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The coronavirus outlook is ‘grim’ in the US — and will only ‘get worse’ thanks to Trump and his sycophants: Paul Krugman

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Liberal economist and New York Times columnist Paul Krugman has not hesitated to lambast President Donald Trump and his sycophants for their response to the coronavirus pandemic — a response that, according to Krugman, has made the crisis much worse than it has to be in the United States. And in his July 13 column, Krugman points to recent GOP “opposition research” against Dr. Anthony Fauci as a prime example of the type of insanity that is making the U.S. #1 in COVID-19 infections.

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Krugman opens his column by offering a “brief history of the past four months in America.” While health experts like Fauci have warned, “Don’t rush to reopen, this isn’t over,” Trump’s message has been “LIBERATE!” — and the response of COVID-19 is “Wheee!” And the boneheaded mentality of Trump officials, according to Krugman, has been “Here’s our opposition research on Anthony Fauci.”

“None of this had to happen,” Krugman laments. “Other countries stuck with their lockdowns long enough to reduce infections to rates much lower than those prevailing here; COVID-19 death rates per capita in the European Union are only a tenth those in the United States — and falling — while ours are rising fast. As a result, they’re in a position to reopen schools fairly safely.”

Krugman notes that the closest the U.S. has come to a Europe-like result with coronavirus has been in the Northeastern Corridor.

“The experience of the Northeast, the first major epicenter of the U.S. pandemic, shows that we could have achieved something similar here,” Krugman explains. “Death rates are way down, although still higher than in Europe; on Saturday, for the first time since March, New York City reported zero COVID-19 deaths.”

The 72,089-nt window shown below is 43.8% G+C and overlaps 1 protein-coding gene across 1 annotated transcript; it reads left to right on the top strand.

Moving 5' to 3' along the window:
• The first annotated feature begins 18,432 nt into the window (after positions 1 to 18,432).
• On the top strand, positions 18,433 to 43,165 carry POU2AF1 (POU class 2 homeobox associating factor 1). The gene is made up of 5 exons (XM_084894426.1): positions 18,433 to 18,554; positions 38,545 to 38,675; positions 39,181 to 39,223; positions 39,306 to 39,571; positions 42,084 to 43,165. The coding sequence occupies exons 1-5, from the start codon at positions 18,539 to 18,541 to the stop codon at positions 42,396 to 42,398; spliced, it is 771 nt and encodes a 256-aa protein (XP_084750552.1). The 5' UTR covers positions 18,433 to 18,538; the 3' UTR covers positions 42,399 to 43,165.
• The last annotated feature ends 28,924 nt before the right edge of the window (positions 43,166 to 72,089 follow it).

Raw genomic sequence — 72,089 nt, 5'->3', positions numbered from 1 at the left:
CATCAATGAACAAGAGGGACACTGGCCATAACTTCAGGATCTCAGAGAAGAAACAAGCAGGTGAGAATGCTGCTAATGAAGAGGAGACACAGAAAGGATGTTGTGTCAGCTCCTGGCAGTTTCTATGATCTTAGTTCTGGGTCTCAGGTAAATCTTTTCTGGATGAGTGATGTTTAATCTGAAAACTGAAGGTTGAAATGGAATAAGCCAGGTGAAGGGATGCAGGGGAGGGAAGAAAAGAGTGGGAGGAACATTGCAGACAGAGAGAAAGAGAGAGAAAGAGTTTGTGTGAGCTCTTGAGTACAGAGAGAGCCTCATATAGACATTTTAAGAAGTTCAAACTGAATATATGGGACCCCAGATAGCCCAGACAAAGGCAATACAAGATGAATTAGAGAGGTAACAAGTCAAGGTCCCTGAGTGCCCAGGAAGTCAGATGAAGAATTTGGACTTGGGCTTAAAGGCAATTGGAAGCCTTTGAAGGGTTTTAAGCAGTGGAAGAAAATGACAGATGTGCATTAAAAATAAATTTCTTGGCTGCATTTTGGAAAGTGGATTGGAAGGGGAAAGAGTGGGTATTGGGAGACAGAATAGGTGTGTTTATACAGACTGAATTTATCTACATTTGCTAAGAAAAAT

But Krugman adds that because some states reopened prematurely — with Trump’s encouragement — those states are now seeing a surge in new coronavirus infections.

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“Many states not only rushed to reopen, they reopened stupidly,” Krugman writes. “Instead of being treated as a cheap, effective way to fight contagion, face masks became a front in the Culture War. Activities that posed an obvious risk of feeding the pandemic went unchecked: large gatherings were permitted, bars reopened.”

Trump and Education Secretary Betsy DeVos are trying to pressure school districts around the U.S. to reopen in the fall — even though health officials are warning that doing so would be dangerous given the recent increase in infections. And Krugman asserts that schools would be in a better position to reopen if Republicans took social distancing seriously.

“We now have overwhelming confirmation of something we already suspected: for many — perhaps most — students, there is no substitute for actually being in a classroom,” Krugman writes. “But rooms full of students are potential Petri dishes, even if the young are less likely to die from COVID-19 than the old.”

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According to Krugman, “At this point, there are probably as many infected Americans as there were in March…. We don’t have the kind of leaders we need. Instead, we have the likes of Donald Trump and Ron DeSantis, Florida’s governor — politicians who refuse to listen to experts and never admit having been wrong.”